Scotland-headquartered Shepherd & Wedderburn has added the former head of DLA Piper’s Scottish construction and engineering group to its own construction and projects practice.
Gareth Parry, who joined DLA Piper from legacy McGrigors (now Pinsent Masons) in 2010 (1 March 2010), joins Shepherd & Wedderburn after a year out of practice. He had been based in DLA Piper’s Glasgow office, which was closed last year as part of a review of the firm’s domestic business (24 January 2013). While 10 partners and 30 members of staff were given the opportunity to relocate to Edinburgh, the majority of them rejected the offer (30 July 2013).
According to Shepherd & Wedderburn chief executive Stephen Gibb, Parry’s hire is part of a growth plan for the firm’s construction team that has been put in place due to the firm winning instructions on a number of new projects.
“In the last 12 months the construction and projects practice has experienced tremendous growth across a wide range of sectors advising on projects worth over £2.6bn,” he said.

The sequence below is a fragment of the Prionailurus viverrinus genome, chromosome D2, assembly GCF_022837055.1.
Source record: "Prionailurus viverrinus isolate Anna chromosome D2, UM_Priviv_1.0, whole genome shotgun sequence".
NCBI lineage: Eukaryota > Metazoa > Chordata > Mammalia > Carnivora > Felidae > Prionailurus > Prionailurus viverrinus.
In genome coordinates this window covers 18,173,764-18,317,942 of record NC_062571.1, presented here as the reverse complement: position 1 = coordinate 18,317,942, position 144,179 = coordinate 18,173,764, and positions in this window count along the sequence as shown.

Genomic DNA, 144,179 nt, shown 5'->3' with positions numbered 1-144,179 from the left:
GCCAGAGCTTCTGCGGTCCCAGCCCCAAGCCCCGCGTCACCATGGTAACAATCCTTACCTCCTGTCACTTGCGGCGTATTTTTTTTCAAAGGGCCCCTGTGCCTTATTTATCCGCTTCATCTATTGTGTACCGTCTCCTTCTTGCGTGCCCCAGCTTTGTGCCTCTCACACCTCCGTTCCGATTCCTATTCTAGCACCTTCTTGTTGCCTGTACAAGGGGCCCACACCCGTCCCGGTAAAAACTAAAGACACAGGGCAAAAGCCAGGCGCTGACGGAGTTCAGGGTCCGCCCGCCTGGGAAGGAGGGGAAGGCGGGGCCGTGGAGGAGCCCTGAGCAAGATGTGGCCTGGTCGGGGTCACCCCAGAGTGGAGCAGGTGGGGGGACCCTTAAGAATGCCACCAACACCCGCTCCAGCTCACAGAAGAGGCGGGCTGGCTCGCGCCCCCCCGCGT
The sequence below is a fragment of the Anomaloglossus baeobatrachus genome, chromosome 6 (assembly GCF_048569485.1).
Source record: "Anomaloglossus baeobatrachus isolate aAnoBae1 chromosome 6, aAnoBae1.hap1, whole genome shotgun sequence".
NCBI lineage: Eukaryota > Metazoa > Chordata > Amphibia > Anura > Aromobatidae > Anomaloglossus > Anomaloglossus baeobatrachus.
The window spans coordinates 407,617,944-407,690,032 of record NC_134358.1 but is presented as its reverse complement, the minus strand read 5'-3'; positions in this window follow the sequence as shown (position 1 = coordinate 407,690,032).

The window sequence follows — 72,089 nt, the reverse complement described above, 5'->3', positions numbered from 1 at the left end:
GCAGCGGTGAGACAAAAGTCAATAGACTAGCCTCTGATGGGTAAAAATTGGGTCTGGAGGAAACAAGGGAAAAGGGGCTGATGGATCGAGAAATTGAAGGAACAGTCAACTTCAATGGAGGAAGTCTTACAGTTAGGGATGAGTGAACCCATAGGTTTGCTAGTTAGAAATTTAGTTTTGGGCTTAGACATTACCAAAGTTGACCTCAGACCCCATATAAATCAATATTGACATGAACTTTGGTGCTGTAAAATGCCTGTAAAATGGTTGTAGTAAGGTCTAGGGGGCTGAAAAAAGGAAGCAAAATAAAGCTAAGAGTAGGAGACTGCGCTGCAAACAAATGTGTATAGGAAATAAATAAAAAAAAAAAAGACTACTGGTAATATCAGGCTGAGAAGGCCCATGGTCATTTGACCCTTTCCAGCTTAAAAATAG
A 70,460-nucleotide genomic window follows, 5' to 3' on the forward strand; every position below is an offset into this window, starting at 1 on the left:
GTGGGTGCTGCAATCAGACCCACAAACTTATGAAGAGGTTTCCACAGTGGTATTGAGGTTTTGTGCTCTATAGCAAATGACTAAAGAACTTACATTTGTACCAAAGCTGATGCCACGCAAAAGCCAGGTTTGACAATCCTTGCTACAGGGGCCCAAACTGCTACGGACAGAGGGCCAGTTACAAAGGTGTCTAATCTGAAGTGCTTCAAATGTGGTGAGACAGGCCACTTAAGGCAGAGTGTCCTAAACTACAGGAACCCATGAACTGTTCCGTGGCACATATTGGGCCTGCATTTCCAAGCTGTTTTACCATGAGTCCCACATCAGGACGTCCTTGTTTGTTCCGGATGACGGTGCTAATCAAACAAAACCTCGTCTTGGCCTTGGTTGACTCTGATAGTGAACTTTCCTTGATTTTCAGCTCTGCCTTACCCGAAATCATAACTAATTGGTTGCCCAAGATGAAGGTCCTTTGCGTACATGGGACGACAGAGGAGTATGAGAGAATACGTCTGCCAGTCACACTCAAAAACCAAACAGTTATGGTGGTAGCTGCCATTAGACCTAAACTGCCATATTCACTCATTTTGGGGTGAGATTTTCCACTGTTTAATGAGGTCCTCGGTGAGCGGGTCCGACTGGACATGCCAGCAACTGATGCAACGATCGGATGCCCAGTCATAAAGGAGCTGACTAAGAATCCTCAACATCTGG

“The team has advised on many major energy and infrastructure projects throughout the UK and beyond ranging from numerous office, industrial, retail and leisure projects as well as new hydro projects, hospitals, colleges, wave and tidal projects, wind farms, light rail, bridges and waste schemes.”
Among the deals the firm has acted on are the sale of the Barmoor wind farm project to EDF as well as the development of three wind farms in the Moray Firth. On the former Shepherd & Wedderburn acted for vendors Duke Energy and Statkraft UK while on the latter it advised developer Moray Offshore Renewables.
Parry, who has particular expertise in the energy sector, began his career at Cameron Markby Hewitt (now CMS) before doing stints at MacRoberts and McGrigors. Since leaving DLA Piper last year he has set up his own business, Rutland Medical Centres, which develops premises to be leased back to GP practices.
Shepherd & Wedderburn had a solid financial year in 2013/14, posting rises in turnover, net profit and average profit per equity partner (PEP). Turnover was up by 7 per cent from £35.9m to £38.3m, net profit rose by 10 per cent to £14.3m and PEP jumped from £253,000 to £278,000 (10 June 2014).